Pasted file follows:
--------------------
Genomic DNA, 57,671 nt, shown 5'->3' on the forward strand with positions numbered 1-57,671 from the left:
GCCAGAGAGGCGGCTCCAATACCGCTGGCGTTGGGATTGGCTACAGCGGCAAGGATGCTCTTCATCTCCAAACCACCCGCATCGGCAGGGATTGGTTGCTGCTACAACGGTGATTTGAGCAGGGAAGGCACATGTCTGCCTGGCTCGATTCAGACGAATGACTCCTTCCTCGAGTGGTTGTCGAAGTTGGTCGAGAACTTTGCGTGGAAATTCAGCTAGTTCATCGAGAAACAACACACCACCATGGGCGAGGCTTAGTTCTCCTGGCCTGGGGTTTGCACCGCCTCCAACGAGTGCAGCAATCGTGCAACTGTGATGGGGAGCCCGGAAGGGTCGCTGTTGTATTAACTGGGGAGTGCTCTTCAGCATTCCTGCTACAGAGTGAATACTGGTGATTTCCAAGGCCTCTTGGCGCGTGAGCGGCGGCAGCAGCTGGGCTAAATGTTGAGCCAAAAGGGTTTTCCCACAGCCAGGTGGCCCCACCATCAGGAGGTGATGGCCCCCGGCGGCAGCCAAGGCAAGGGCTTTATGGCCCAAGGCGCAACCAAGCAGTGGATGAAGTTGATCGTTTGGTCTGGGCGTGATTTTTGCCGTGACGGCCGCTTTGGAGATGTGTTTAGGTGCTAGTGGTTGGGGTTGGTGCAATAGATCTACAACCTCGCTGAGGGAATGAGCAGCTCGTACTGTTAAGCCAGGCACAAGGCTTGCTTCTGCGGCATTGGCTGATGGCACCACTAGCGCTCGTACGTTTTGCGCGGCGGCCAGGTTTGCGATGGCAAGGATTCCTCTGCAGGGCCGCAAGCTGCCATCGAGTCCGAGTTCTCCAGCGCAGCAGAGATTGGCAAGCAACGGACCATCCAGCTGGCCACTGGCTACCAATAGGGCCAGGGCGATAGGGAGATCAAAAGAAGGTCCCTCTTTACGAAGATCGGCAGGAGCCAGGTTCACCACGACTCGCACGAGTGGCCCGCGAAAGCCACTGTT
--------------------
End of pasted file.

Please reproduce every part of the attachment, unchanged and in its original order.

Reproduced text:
Genomic DNA, 57,671 nt, shown 5'->3' on the forward strand with positions numbered 1-57,671 from the left:
GCCAGAGAGGCGGCTCCAATACCGCTGGCGTTGGGATTGGCTACAGCGGCAAGGATGCTCTTCATCTCCAAACCACCCGCATCGGCAGGGATTGGTTGCTGCTACAACGGTGATTTGAGCAGGGAAGGCACATGTCTGCCTGGCTCGATTCAGACGAATGACTCCTTCCTCGAGTGGTTGTCGAAGTTGGTCGAGAACTTTGCGTGGAAATTCAGCTAGTTCATCGAGAAACAACACACCACCATGGGCGAGGCTTAGTTCTCCTGGCCTGGGGTTTGCACCGCCTCCAACGAGTGCAGCAATCGTGCAACTGTGATGGGGAGCCCGGAAGGGTCGCTGTTGTATTAACTGGGGAGTGCTCTTCAGCATTCCTGCTACAGAGTGAATACTGGTGATTTCCAAGGCCTCTTGGCGCGTGAGCGGCGGCAGCAGCTGGGCTAAATGTTGAGCCAAAAGGGTTTTCCCACAGCCAGGTGGCCCCACCATCAGGAGGTGATGGCCCCCGGCGGCAGCCAAGGCAAGGGCTTTATGGCCCAAGGCGCAACCAAGCAGTGGATGAAGTTGATCGTTTGGTCTGGGCGTGATTTTTGCCGTGACGGCCGCTTTGGAGATGTGTTTAGGTGCTAGTGGTTGGGGTTGGTGCAATAGATCTACAACCTCGCTGAGGGAATGAGCAGCTCGTACTGTTAAGCCAGGCACAAGGCTTGCTTCTGCGGCATTGGCTGATGGCACCACTAGCGCTCGTACGTTTTGCGCGGCGGCCAGGTTTGCGATGGCAAGGATTCCTCTGCAGGGCCGCAAGCTGCCATCGAGTCCGAGTTCTCCAGCGCAGCAGAGATTGGCAAGCAACGGACCATCCAGCTGGCCACTGGCTACCAATAGGGCCAGGGCGATAGGGAGATCAAAAGAAGGTCCCTCTTTACGAAGATCGGCAGGAGCCAGGTTCACCACGACTCGCACGAGTGGCCCGCGAAAGCCACTGTT